Volume 17 - Issue 12 - December 2004

Feature »

Rethinking Tarsal Tunnel Syndrome

By Paul R. Scherer, DPM | 69639 reads | 0 comments

   Podiatrists have been treating tarsal tunnel syndrome (TTS) conservatively for decades although there is no clinical outcome study to document the effectiveness of orthotics for this syndrome. Most podiatrists rely on the anecdotal evidence and their own experience to prescribe orthoses, which are intended to change the position of the foot and reduce the trauma and traction of the posterior tibial nerve at the flexor retinaculum.

   First defined by Keck in 1962, tarsal tunnel syndrome is a relatively common problem that podiatrists see in their practice an



Feature »

How To Detect And Treat Granuloma Annulare

By Gary L. Dockery, DPM, FACFAS | 58025 reads | 0 comments

   Granuloma annulare (GA) is a benign inflammatory, self-limiting granulomatous dermatoses characterized by a variable clinical presentation of dermal and subcutaneous lesions. Although this condition may occur at any age, it is predominantly a disease of children ranging in age from 2 to 10 and adults who are younger than 30. GA is very common in young females as they are twice as likely to be affected than males. Foot involvement occurs in more than 70 percent of all patients with GA and hand involvement occurs in 60 percent of patients.

   The lesions may



Feature »

Can JCAHO Patient Safety Goals Have An Impact?

By Steven Chinn, DPM, MS | 7007 reads | 0 comments

Everyone dreads the potential experience of making a mistake that affects patient care. However, the complexity of healthcare lends itself to these situations. Caring for patients requires a series of interconnecting steps in order to produce the desired outcome. As physicians and surgeons try to minimize the variables that arise, there are still factors, some of which we are accountable for and some not, that can add up to a bad clinical outcome.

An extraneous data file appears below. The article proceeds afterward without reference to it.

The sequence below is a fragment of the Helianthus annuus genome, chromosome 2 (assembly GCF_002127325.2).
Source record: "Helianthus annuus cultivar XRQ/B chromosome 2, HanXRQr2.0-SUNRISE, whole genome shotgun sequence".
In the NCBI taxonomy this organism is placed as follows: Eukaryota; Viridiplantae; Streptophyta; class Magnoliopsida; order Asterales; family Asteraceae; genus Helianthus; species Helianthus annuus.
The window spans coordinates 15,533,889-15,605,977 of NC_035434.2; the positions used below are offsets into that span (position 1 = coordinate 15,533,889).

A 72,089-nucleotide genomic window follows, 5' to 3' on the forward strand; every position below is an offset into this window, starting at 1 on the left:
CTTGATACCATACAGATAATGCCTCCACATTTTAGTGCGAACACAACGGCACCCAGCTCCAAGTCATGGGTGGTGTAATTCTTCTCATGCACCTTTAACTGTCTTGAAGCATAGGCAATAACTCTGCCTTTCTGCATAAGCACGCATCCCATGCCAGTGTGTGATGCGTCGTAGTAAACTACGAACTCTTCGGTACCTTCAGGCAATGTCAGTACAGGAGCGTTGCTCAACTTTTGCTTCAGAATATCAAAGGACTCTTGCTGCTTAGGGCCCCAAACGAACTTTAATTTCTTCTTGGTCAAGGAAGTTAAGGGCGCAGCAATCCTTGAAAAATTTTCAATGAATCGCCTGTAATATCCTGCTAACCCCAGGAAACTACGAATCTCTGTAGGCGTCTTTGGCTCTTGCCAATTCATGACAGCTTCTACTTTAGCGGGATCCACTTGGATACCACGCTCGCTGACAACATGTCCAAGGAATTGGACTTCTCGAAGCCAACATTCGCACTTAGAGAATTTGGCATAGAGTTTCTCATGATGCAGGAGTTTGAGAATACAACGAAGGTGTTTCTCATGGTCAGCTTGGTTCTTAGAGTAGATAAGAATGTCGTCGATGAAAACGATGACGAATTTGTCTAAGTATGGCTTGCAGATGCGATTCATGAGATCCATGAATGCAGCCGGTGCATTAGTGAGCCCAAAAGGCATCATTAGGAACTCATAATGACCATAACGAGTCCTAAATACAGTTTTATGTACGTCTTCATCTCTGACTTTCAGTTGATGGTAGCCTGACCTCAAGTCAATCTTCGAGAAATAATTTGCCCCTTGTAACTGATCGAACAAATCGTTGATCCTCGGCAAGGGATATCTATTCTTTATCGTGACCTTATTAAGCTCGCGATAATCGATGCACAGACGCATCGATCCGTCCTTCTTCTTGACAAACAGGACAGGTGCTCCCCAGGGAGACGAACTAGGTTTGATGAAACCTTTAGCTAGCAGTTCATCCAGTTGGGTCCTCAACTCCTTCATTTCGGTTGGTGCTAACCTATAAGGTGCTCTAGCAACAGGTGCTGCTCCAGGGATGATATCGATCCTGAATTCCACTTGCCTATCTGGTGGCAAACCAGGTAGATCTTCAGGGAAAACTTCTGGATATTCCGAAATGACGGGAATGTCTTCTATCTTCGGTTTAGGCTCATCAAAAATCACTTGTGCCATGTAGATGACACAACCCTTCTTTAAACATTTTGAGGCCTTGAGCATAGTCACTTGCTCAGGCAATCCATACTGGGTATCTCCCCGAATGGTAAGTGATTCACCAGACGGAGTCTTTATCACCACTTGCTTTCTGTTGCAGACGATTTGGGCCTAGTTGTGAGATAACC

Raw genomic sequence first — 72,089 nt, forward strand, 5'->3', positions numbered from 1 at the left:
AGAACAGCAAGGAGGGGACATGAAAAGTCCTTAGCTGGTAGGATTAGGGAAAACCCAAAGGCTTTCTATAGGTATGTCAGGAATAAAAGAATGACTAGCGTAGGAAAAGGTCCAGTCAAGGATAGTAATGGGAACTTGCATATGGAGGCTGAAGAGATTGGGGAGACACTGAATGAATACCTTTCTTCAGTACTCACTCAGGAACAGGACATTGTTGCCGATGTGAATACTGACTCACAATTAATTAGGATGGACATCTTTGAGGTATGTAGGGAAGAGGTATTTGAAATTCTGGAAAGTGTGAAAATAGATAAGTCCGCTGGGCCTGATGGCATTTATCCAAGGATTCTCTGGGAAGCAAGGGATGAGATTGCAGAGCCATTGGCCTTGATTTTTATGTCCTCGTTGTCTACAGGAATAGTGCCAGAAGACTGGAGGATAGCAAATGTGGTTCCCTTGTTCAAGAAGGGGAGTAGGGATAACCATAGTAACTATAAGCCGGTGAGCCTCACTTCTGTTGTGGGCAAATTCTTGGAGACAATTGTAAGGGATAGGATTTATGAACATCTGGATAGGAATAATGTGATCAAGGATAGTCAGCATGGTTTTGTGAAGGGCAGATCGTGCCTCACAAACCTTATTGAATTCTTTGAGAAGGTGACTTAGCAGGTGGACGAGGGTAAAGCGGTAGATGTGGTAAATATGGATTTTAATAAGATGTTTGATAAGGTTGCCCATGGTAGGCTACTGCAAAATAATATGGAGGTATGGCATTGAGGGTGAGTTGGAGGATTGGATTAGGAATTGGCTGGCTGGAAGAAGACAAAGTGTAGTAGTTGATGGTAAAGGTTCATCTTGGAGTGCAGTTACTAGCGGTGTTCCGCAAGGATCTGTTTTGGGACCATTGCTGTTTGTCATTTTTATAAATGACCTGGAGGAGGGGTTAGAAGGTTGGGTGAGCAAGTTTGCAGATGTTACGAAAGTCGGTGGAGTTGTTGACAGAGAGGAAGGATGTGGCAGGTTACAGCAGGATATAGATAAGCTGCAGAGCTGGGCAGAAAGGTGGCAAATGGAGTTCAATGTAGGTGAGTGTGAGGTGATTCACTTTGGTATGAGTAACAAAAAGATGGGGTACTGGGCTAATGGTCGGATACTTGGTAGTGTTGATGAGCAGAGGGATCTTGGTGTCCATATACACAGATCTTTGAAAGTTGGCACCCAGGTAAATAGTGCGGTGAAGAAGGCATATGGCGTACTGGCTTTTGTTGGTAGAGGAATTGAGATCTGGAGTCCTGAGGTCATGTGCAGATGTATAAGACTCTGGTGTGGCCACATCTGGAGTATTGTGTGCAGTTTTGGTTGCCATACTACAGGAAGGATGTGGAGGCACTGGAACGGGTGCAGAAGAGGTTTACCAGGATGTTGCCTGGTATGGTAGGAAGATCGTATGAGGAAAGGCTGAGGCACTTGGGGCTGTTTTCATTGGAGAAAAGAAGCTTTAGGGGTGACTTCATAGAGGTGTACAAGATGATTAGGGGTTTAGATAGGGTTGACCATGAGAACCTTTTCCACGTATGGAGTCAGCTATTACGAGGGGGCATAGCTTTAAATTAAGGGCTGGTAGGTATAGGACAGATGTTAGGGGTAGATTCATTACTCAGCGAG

Many states have regulations that require licensed healthcare facilities, such as hospitals and nursing homes, to report any unusual patient care p



Continuing Education »

How To Perform The Double Calcaneal Osteotomy

By Alan R. Catanzariti, DPM, Robert W. Mendicino, DPM, and Brian D. Neerings, DPM | 23998 reads | 0 comments

   The double calcaneal osteotomy includes a combination of the posterior calcaneal displacement osteotomy (PCDO) and the Evans anterior opening wedge calcaneal osteotomy. One would consider this combination for symptomatic flexible flatfoot deformity in both the adolescent flexible flatfoot and the adult with late stage II (Johnson and Strom’s classification) posterior tibial tendon dysfunction (PTTD).

   The PCDO consists of a transcortical osteotomy through the posterior tuber of the calcaneus with medial transposition of the tuberosity. The PCDO displaces



Editor's Perspective »

Striving For A Diversity Of Clinical Topics

By Jeff Hall, Editor-in-Chief | 1573 reads | 0 comments

   When I first started working on this magazine, we did a small survey of readers to help determine the direction of the magazine when we took it over from the former publisher. The majority of readers said they wanted to see more clinical topics and we have pursued this editorial agenda over the years with some practice management articles mixed in as well.

   It is an ongoing education for us to provide just the right mix of articles that tackle emerging clinical topics as well as articles that discuss conditions that you see every day in your practice. Tha



Forum »

When Patients Are Not Capable Of Informed Consent

By John McCord, DPM | 3658 reads | 0 comments

   This is one of my editorials that will irritate the DPMs who equate being a podiatrist with canonization. You guys and gals might want to toss this issue aside or take an extra Paxil or Wellbutrin. Some of the decisions we make and the things we do compel us to take a harder look in the mirror.

   We need to be more careful about operating on developmentally delayed, mentally ill and drug addicted patients. Most of these patients are not capable of making an informed decision alone and need the assistance of a competent advocate. This could be a relative, gu



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